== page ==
This new bill may make it much easier for the UK police to seize crypto

The law would allow officers to confiscate any hardware, software, physical items or any other objects that would help them gain access to wallets


rawf8/Shutterstock modified by Blockworks


The United Kingdom moved to advance a bill Tuesday that could make it much easier for officers and regulators to confiscate cryptoassets. 

While cryptoasset seizure is already an ongoing legal practice in the country, this new legislation seeks to grant significant new powers. In a reading Tuesday, lawmakers in the upper house of the UK Parliament elected to move ahead with the most recent amended version of the bill, which was last updated on June 27. 

If passed, the bill would expand authorities’ powers to seize cryptocurrencies and related materials. The law will allow officers to confiscate any hardware, software, physical items or any other objects that would help them gain access to wallets. 

The law also authorizes private companies in the UK to assist in helping the government access cryptoassets and store and invest any seized assets. These “UK-connected cryptoasset service providers” will be subject to an approval process and could face fines if they fail to comply with court orders and other regulations, the bill adds. 

Once cryptoassets are seized, the bill would direct the government to reinvest a “proportion” of the assets to be put toward targeting financial crimes. 

The original legislation was introduced in September 2022 as part of a broad effort to increase efforts targeting terrorist financing, UK lawmakers said

The UK confiscated its first cryptoassets in 2018, the government said. The seized assets totaled $1.5 million. In 2021, the country impounded its largest sum of crypto yet: $408 million from an undisclosed source. 

The bill, if passed, will also amend the UK’s 2002 Proceeds of Crime Act, which established the Assets Recovery Agency (ARA), a group that was abolished in 2008. The Serious Organized Crime Agency now oversees the ARA’s responsibilities. 

The bill is not the UK’s only effort targeting illicitly-gained cryptocurrencies. The country’s Tax Authority in May started evaluating new regulations to help crack down on tax evasion in crypto. The effort, known as the Financial Services and Markets Bill, was signed into law late last month.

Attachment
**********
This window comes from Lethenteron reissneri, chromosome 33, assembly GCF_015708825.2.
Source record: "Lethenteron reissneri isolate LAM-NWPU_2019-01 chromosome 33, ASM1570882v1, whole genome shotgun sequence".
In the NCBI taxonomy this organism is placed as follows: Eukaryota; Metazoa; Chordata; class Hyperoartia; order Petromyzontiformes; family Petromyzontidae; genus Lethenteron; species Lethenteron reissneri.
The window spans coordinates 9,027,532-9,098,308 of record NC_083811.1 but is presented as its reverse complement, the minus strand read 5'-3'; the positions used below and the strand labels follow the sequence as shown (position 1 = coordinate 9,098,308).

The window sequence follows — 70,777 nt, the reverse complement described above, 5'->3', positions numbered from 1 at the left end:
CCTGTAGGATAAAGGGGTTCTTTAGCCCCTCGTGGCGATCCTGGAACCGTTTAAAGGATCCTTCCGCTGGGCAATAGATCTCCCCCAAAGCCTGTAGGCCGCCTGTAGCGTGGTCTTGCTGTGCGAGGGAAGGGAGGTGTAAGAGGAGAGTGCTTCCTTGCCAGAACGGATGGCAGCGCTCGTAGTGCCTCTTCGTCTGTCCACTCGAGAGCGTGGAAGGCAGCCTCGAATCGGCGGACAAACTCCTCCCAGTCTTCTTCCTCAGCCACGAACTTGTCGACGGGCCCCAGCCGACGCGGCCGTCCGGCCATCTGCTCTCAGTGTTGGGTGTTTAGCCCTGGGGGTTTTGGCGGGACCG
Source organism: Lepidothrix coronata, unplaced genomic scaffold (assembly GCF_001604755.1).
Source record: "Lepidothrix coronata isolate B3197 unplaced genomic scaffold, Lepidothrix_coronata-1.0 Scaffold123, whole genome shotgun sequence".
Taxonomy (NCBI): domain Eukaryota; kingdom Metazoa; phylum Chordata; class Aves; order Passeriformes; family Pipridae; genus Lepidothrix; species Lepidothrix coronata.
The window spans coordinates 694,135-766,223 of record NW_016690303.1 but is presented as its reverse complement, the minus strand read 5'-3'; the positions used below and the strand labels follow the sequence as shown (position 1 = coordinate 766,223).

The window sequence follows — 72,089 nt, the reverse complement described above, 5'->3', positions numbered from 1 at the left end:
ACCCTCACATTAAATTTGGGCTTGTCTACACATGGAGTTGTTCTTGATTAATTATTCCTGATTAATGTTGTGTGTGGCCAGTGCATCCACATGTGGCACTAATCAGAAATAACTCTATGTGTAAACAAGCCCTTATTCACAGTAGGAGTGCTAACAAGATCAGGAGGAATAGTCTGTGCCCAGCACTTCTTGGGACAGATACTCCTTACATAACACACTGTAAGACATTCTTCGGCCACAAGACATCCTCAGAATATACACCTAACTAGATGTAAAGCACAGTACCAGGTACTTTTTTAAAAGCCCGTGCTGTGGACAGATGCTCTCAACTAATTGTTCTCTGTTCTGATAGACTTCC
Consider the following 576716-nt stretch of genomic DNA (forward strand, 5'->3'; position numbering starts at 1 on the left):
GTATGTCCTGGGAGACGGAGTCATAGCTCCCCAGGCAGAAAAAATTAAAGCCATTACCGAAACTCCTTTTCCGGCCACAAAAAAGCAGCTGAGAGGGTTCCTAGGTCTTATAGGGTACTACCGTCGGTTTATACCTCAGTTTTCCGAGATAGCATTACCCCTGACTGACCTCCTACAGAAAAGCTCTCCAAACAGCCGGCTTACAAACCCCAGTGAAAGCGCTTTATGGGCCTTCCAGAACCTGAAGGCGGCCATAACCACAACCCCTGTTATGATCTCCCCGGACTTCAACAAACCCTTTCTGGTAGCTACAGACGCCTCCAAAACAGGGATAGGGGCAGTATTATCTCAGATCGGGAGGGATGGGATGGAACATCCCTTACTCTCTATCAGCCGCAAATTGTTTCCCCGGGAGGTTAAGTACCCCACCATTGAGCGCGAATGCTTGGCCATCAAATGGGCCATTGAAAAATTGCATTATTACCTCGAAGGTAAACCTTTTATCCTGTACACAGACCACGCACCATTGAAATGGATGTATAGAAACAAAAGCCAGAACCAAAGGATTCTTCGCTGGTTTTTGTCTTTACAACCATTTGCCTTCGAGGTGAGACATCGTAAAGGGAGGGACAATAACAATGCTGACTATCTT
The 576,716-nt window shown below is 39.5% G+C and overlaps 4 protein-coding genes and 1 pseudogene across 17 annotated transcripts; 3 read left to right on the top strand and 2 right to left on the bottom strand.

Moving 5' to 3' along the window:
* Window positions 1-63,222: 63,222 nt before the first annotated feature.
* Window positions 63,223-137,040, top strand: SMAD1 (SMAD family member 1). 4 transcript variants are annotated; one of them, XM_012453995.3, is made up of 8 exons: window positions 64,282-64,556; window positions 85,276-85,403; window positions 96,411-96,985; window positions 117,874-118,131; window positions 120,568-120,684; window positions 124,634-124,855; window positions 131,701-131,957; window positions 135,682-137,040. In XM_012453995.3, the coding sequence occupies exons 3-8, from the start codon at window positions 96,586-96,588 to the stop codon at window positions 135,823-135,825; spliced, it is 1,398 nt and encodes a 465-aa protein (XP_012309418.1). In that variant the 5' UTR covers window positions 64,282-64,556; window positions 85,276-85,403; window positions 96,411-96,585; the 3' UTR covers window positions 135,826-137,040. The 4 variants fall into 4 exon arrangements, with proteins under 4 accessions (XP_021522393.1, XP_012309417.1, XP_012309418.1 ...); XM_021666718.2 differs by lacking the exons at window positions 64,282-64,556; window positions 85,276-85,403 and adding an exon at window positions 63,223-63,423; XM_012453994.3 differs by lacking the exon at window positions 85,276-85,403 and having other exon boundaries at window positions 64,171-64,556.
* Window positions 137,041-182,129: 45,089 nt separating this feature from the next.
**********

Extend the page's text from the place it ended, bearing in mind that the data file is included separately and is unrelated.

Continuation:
Don’t miss the next big story – join our free daily newsletter.


Upcoming Events

Hilton Metropole | 225 Edgware Rd, London

Mon - Wed, March 18 - 20, 2024

Crypto’s premier institutional conference returns to London in March 2024. The DAS: London Experience: Attend expert-led panel discussions and fireside chats Hear the latest developments regarding the crypto and digital asset regulatory environment directly from policymakers and experts.

Salt Lake City, UT

WED - FRI, OCTOBER 9 - 11, 2024

Pack your bags, anon — we’re heading west! Join us in the beautiful Salt Lake City for the third installment of Permissionless. Come for the alpha, stay for the fresh air. Permissionless III promises unforgettable panels, killer networking opportunities, and mountains […]

recent research

Research report - cover graphics (1).jpg


In this report, we dive into crypto private market data to gather insights on where the future of the industry is headed. Despite a notable downturn in private raises, capital continues to infuse promising projects that aim to transform payments, banking, consumer experiences, community, and more, with 2023 being the fourth-largest year for crypto venture capital.


Plus, Sotheby’s auctions an EtherRock and telecom giants get in on Web3


Elsewhere, Cowen’s crypto employees moved to StoneX and Nomura’s crypto custody firm CEO stepped down


If DeFi can just figure out how to improve both security and compliance, nothing would stop traditional finance from entering the game


Earnings from Coinbase and Robinhood boosted stock prices, while bitcoin’s open interest hits highs not seen since 2021, 2022


Ethereum Dencun will enable Ethereum transactions to be submitted as blobs, potentially alleviating the costs of posting data on the blockchain


After a rocky start, bitcoin ETF shareholders are now well in the green